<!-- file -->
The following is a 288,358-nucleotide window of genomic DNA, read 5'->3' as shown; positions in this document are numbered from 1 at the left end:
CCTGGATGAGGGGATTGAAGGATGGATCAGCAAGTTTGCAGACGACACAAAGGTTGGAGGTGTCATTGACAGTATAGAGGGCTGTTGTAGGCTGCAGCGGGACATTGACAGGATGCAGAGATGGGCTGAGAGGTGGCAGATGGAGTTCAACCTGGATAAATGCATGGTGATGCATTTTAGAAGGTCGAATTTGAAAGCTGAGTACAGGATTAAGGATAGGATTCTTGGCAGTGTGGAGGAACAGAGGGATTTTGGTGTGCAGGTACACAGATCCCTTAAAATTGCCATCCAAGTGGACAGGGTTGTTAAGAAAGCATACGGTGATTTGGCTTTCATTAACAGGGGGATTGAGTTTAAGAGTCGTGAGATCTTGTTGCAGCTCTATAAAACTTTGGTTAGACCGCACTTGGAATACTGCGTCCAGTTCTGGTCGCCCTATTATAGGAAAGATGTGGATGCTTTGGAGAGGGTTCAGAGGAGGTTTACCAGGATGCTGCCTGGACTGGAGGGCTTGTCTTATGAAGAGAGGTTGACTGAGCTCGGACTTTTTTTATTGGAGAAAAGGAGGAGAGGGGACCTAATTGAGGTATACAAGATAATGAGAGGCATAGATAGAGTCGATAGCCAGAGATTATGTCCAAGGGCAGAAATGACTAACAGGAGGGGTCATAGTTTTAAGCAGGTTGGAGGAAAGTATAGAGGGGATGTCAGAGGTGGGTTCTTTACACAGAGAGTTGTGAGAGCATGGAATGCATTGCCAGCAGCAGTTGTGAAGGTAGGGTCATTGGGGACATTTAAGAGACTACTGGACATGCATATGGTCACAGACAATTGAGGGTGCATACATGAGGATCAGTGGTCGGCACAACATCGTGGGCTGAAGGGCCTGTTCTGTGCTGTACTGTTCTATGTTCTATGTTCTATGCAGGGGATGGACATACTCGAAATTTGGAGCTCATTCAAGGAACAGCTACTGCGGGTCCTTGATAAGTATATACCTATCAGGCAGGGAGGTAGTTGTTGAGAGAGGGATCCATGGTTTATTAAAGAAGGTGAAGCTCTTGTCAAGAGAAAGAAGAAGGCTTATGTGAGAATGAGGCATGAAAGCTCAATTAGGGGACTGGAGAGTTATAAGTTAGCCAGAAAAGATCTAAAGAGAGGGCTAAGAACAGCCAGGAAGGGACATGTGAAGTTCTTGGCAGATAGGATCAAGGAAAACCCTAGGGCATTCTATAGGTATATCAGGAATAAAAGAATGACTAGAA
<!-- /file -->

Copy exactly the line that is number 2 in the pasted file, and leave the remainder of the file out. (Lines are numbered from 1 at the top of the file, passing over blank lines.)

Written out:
CCTGGATGAGGGGATTGAAGGATGGATCAGCAAGTTTGCAGACGACACAAAGGTTGGAGGTGTCATTGACAGTATAGAGGGCTGTTGTAGGCTGCAGCGGGACATTGACAGGATGCAGAGATGGGCTGAGAGGTGGCAGATGGAGTTCAACCTGGATAAATGCATGGTGATGCATTTTAGAAGGTCGAATTTGAAAGCTGAGTACAGGATTAAGGATAGGATTCTTGGCAGTGTGGAGGAACAGAGGGATTTTGGTGTGCAGGTACACAGATCCCTTAAAATTGCCATCCAAGTGGACAGGGTTGTTAAGAAAGCATACGGTGATTTGGCTTTCATTAACAGGGGGATTGAGTTTAAGAGTCGTGAGATCTTGTTGCAGCTCTATAAAACTTTGGTTAGACCGCACTTGGAATACTGCGTCCAGTTCTGGTCGCCCTATTATAGGAAAGATGTGGATGCTTTGGAGAGGGTTCAGAGGAGGTTTACCAGGATGCTGCCTGGACTGGAGGGCTTGTCTTATGAAGAGAGGTTGACTGAGCTCGGACTTTTTTTATTGGAGAAAAGGAGGAGAGGGGACCTAATTGAGGTATACAAGATAATGAGAGGCATAGATAGAGTCGATAGCCAGAGATTATGTCCAAGGGCAGAAATGACTAACAGGAGGGGTCATAGTTTTAAGCAGGTTGGAGGAAAGTATAGAGGGGATGTCAGAGGTGGGTTCTTTACACAGAGAGTTGTGAGAGCATGGAATGCATTGCCAGCAGCAGTTGTGAAGGTAGGGTCATTGGGGACATTTAAGAGACTACTGGACATGCATATGGTCACAGACAATTGAGGGTGCATACATGAGGATCAGTGGTCGGCACAACATCGTGGGCTGAAGGGCCTGTTCTGTGCTGTACTGTTCTATGTTCTATGTTCTATGCAGGGGATGGACATACTCGAAATTTGGAGCTCATTCAAGGAACAGCTACTGCGGGTCCTTGATAAGTATATACCTATCAGGCAGGGAGGTAGTTGTTGAGAGAGGGATCCATGGTTTATTAAAGAAGGTGAAGCTCTTGTCAAGAGAAAGAAGAAGGCTTATGTGAGAATGAGGCATGAAAGCTCAATTAGGGGACTGGAGAGTTATAAGTTAGCCAGAAAAGATCTAAAGAGAGGGCTAAGAACAGCCAGGAAGGGACATGTGAAGTTCTTGGCAGATAGGATCAAGGAAAACCCTAGGGCATTCTATAGGTATATCAGGAATAAAAGAATGACTAGAA